Update, 5 p.m. Monday: Saint-Gobain has agreed to pursue one of the protesters' main demands — saying it will work to set up a new community group for Merrimack residents to weigh in on hazardous waste cleanup at the factor.
In a letter to those protesters, the company says it often sets up what it calls community advisory groups with residents and government officials near its major facilities. Saint-Gobain says it'll reach out to the town of Merrimack to start the process. They say the group could be a forum to address protesters' other concerns.
Original story posted Sunday continues below.
Residents protested outside the Saint-Gobain plastics factory in Merrimack Sunday, calling for more response to PFAS chemical contamination in the area's drinking water.
In 2016, hundreds of Merrimack’s public and private wells were found to be contaminated with PFAS linked to air emissions from Saint-Gobain.
The company has worked with the state to get bottled water and public water service to affected residents. It's also funded monitoring programs and treatment for public water supplies.
But New Hampshire now has the strictest standards in the country for PFAS in public water – so the town's levels of PFAS are now considered to be too high.
The chemicals have been linked to health problems, which worries public water customers like local parent Kari Nguyen. Her family doesn't drink the town's tap water, but they do use it in cooking and bathing.
"Whatever they're doing over there across the street, they need to clean up their act,” Nguyen said as she joined dozens of protesters on the other side of Route 3 from Saint-Gobain. “They need to be held responsible, and we need to get our water drinkable again."
The protesters planned to deliver a letter to Saint-Gobain Sunday, calling for the creation of a new community group to negotiate directly with the factory on next steps - similar to one associated with a Saint-Gobain-centric Superfund site in Hoosick Falls, New York.
They also want bottled water service and private well testing town-wide, and the creation of a recycling program for bottled water recipients.
"We are sick and tired, literally sick and tired, of poison being in our water,” said Wendy Thomas, a local state representative who organized Sunday’s protest. “People are starting to be angry, and when people are angry, that’s when you see change.”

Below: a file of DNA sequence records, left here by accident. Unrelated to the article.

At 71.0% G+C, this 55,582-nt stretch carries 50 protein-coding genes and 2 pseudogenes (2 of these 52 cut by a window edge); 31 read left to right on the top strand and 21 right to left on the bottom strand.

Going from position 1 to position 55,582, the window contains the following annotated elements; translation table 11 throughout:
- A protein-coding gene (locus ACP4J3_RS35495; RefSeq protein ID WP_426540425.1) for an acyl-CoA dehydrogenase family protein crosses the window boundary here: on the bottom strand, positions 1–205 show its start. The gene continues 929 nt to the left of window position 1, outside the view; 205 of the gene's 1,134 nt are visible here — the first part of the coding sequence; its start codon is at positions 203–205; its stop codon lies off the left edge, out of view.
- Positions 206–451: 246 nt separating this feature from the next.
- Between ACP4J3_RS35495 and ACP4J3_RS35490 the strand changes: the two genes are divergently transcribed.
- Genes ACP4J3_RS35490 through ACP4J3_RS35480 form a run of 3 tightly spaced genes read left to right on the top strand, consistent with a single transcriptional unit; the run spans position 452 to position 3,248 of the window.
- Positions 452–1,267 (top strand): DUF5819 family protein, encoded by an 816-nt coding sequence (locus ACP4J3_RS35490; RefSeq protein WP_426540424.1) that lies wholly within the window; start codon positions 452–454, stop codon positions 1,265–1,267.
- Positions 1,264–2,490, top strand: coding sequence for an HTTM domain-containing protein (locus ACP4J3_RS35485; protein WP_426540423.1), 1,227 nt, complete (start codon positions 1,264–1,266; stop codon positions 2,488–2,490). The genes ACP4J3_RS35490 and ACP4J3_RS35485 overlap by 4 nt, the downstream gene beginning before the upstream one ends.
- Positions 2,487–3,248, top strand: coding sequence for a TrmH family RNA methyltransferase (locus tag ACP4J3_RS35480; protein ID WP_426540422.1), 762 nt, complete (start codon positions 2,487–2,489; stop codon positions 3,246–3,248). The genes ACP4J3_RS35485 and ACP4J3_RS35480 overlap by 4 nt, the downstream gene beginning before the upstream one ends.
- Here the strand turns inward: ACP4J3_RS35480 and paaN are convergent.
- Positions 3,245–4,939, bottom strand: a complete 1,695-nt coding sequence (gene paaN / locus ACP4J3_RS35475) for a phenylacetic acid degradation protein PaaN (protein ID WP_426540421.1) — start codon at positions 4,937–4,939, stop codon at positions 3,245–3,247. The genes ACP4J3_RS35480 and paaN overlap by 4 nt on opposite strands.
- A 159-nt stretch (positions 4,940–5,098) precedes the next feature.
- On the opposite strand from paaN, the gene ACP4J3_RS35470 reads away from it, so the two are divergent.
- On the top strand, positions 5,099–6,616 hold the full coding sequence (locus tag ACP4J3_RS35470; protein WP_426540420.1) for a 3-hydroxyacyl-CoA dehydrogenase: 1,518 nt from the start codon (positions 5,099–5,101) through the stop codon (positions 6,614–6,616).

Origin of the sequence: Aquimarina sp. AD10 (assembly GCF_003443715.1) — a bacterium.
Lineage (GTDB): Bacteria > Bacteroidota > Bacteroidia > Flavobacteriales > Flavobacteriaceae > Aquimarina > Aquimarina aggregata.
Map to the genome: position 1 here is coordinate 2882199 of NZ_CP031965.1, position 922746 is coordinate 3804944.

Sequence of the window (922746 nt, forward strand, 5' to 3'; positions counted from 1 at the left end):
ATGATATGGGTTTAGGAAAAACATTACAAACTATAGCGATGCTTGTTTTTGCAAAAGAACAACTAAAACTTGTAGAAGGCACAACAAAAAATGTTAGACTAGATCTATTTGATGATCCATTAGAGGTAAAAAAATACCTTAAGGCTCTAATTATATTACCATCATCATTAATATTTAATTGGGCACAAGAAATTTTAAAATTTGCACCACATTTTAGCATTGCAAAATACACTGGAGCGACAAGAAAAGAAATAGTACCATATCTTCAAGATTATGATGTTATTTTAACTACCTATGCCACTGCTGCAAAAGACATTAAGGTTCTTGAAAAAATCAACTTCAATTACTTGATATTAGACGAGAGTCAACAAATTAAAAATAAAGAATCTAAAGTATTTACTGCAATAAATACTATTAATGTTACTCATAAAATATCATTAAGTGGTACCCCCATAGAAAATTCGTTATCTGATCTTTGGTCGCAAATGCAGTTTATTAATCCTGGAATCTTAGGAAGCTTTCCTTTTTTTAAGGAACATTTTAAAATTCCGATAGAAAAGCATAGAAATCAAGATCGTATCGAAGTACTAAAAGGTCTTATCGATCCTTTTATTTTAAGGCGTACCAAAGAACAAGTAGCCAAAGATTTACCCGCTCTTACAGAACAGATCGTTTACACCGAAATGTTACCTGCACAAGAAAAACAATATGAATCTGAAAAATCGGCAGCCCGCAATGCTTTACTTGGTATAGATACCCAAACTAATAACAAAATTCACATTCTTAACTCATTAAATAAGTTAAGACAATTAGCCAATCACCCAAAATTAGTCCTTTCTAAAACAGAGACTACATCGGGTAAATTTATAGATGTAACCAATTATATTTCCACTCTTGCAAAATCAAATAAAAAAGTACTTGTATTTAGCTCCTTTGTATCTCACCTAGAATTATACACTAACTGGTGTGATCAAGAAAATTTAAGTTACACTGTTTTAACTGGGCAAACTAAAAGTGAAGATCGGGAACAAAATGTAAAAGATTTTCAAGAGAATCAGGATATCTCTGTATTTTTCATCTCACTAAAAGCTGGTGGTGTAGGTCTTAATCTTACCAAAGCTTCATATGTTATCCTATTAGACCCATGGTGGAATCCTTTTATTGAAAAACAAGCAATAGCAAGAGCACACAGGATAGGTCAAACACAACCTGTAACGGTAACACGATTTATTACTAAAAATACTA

Saint-Gobain representatives declined to receive protesters’ letter in person Sunday, asking that it be emailed instead. Spokeswoman Dina Pokedoff said later that day that the company had not yet received the letter and so couldn’t comment on it.
“[W]e have been working very closely and cooperatively with the state and are fully committed to doing what is needed to remain compliant in the face of rapidly changing regulations,” Pokedoff said in an email.
Some PFAS chemicals have been phased out of use in American manufacturing - but the entire class of compounds numbers in the thousands. Saint-Gobain says it's eliminated one contaminant, PFOA, from its processes. Pokedoff declined to specify what other types of similar chemicals the factory may still use.
An open letter from Saint-Gobain CEO Thomas Kinisky, addressed to “the community” and shared by Pokedoff, said "a lot of misinformation" had recently been spread.
“There is still work to do and we are committed to seeing it through while continuing to take a leadership role,” Kinisky's letter says. “We appreciate the patience of the communities and the commitment of the many partners that are helping us.”
After recent test results showed high levels of PFAS have persisted in a monitoring well close to the factory, the town of Merrimack called on the state to temporarily shut down the facility.
The state responded that it does not believe it has legal grounds to do so.
But changes may still be in the works at Saint-Gobain. Regulators will hold a public hearing in November about upcoming revisions to the facility's air emissions permit.
There are no enforceable federal limits on PFAS chemicals. New Hampshire now has its own enforceable limits for PFAS in groundwater and public drinking water, but not in air emissions, soil or surface water.
The state’s latest PFAS standards are being challenged in court by PFAS-maker 3M and some local stakeholders. 3M has historically supplied PFAS to companies like Saint-Gobain.
New Hampshire is also suing 3M, DuPont and several other companies for allegedly causing the state’s widespread PFAS contamination.